FSRA noted in the July Pension Update that the description of information that should be set out in the notice to FSRA remains the same, except as follows:

  1. FSRA no longer requires a letter from the CRA confirming the plan will be revocable if the refund is not made; and,

  2. FSRA will accept confirmation in writing from the plan administrator or their advisor that the plan would be revocable under the ITA if the refund is not made.

FSRA also noted that a similar change applies for plan amendments where an exemption from the void amendment rule in section 14 of the Ontario PBA is needed pursuant to section 47(11) and (12) of Regulation 909.

MANITOBA

AMENDMENTS TO THE MANITOBA PENSION BENEFITS ACT

On August 11, 2021, the Lieutenant Governor of the Province of Manitoba proclaimed that Bill 8, The Pension Benefits Amendment Act (Bill 8), which amends Manitoba’s The Pension Benefits Act (Manitoba PBA) and The Pooled Registered Pension Plans (Manitoba) Act, will come into force on October 1, 2021, except for certain provisions mainly related to solvency reserve accounts. Bill 8 received Royal Assent on May 20, 2021.

Bill 8 makes several changes to the Manitoba PBA, including to:

  1. allow a pension plan to permit a member that continues to be employed after reaching normal retirement age to stop contributing to the plan and accruing benefits;

  2. clarify how ancillary benefits are to be determined;

  3. allow a person who transfers their pension benefit credit to a locked-in retirement account or life income fund to unlock all or part of the amount, subject to certain conditions;

  4. allow the use of solvency reserve accounts by an employer to fund a solvency deficiency;

  5. establish a new category of specified multi-employer plans;

  6. allow rules to address a vacancy on a pension committee involving an inactive plan member;

  7. allow greater flexibility in dividing pension assets after a relationship breakdown;

  8. clarify that the small pension commutation rule applies to a division of assets;

  9. allow a separated spouse or common-law partner to be named as a beneficiary for the purpose of survivor benefits; and

  10. clarify that a person claiming to be entitled to receive a pension or other benefit has the onus of proving entitlement.

On August 12, 2021, Regulation 63/2021 to amend the Manitoba Pension Benefits Regulation was registered. Regulation 63/2021 supports provisions of Bill 8 and makes other changes, including providing for the refund of employer overpayments. Regulation 64/2021 to amend Manitoba’s The Pooled Registered Pension Plans Regulation was also registered on August 12, 2021. Such regulations will come into force on October 1, 2021.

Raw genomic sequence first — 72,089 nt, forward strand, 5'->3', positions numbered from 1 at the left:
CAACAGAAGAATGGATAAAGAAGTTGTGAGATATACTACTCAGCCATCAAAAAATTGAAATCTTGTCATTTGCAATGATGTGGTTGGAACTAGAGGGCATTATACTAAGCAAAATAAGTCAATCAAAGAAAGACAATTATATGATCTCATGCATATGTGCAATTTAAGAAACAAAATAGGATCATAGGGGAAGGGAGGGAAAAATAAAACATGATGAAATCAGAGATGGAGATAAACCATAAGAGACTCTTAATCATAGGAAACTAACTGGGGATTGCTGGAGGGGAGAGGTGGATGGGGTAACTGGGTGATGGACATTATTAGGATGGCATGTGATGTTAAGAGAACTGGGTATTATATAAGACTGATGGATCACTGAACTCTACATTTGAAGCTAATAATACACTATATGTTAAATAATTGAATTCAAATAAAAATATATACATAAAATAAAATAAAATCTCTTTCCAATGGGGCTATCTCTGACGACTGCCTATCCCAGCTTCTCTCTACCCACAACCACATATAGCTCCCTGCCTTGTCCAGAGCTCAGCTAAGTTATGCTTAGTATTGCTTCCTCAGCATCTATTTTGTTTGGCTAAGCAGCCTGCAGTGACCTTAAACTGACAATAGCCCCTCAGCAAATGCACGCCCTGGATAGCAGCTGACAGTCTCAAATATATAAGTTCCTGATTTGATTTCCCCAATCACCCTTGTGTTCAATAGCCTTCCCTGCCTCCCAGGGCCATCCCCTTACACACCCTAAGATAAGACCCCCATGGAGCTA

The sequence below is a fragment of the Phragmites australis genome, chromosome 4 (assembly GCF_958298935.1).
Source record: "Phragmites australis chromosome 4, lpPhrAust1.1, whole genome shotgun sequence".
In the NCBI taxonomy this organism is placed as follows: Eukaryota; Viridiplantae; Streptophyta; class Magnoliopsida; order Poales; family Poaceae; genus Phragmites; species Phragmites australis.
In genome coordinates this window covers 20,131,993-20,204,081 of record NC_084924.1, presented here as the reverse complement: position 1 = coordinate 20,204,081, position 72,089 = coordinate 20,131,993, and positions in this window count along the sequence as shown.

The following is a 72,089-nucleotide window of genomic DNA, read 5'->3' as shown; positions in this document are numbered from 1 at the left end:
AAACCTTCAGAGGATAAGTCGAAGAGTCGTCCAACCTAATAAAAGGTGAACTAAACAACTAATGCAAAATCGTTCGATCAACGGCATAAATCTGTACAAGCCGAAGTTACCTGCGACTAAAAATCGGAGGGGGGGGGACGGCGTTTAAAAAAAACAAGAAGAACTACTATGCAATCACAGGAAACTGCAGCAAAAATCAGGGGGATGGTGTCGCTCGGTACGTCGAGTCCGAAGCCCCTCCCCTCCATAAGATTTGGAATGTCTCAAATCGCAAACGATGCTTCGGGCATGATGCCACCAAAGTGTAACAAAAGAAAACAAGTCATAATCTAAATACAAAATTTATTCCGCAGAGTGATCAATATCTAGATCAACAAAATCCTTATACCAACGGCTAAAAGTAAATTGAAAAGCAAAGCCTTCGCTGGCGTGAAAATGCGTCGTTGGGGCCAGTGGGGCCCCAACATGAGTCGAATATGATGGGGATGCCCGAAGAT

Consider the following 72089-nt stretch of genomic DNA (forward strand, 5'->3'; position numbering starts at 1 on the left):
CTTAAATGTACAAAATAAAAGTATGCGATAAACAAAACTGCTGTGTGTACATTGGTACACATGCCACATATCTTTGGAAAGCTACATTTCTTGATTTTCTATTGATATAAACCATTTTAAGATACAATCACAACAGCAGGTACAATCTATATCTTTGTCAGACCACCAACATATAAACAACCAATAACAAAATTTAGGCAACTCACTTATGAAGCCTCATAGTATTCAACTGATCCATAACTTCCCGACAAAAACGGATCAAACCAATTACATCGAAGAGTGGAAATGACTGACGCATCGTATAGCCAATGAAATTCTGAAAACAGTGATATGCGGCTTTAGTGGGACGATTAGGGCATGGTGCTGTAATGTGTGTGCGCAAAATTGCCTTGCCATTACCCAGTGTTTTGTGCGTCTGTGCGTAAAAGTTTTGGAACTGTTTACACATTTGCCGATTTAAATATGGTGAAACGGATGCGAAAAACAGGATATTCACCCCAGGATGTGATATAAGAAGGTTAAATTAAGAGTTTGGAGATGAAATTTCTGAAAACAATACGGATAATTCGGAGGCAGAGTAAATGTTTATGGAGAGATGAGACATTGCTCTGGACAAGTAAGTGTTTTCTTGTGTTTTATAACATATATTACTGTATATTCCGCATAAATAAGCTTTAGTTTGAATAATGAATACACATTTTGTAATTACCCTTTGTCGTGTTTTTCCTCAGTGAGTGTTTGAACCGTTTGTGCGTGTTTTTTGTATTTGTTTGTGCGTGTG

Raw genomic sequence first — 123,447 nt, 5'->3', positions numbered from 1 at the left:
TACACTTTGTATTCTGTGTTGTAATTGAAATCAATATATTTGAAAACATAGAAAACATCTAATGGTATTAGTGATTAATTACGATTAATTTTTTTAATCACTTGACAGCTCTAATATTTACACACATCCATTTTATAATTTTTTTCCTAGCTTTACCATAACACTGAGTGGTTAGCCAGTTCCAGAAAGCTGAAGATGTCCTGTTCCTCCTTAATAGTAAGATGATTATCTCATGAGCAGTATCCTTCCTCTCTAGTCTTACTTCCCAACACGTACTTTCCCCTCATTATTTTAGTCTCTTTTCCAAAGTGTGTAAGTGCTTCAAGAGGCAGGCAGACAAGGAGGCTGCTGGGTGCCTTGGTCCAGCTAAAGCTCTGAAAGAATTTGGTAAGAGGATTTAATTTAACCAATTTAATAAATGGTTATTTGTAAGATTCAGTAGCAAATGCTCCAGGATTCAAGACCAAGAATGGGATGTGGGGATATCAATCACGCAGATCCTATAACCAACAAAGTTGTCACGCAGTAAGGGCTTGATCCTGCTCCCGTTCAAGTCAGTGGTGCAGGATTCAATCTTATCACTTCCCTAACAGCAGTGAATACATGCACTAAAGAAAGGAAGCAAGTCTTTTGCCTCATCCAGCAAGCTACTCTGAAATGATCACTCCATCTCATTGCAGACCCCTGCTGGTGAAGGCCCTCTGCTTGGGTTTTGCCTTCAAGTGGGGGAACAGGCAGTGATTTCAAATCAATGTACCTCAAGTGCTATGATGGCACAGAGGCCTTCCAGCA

In addition, the Manitoba Office of the Superintendent – Pension Commission posted a new Policy Bulletin #14 on Financial Hardship Withdrawals from Locked-in Retirement Accounts and Life Income Funds, which is effective October 1, 2021.

DEPARTMENT OF FINANCE (CANADA)

FIXING CONTRIBUTION ERRORS IN DEFINED CONTRIBUTION PENSION PLANS

As discussed in our April 2021 Blakes Bulletin, 2021 Federal Budget: Selected Pensions, Benefits and Executive Compensation Measures, the federal government’s 2021 budget (2021 Federal Budget) proposed to provide more flexibility to plan administrators of defined contribution registered pension plans (RPPs) to correct for both under-contributions and over-contributions. The proposals would permit certain types of errors to be corrected via additional contributions to an employee’s account under a defined contribution RPP to compensate for an under-contribution error made in any of the preceding five years, subject to a dollar limit. The proposals would also permit plan administrators to correct for pension over-contribution errors in respect of an employee for any of the five years prior to the year in which the excess amount is refunded to the employee or employer, as the case may be, who made the contribution.

Draft legislation on this matter has not been released to date. We are continuing to monitor the release of the anticipated draft legislation.

DISCLAIMER: Because of the generality of this update, the information provided herein may not be applicable in all situations and should not be acted upon without specific legal advice based on particular situations.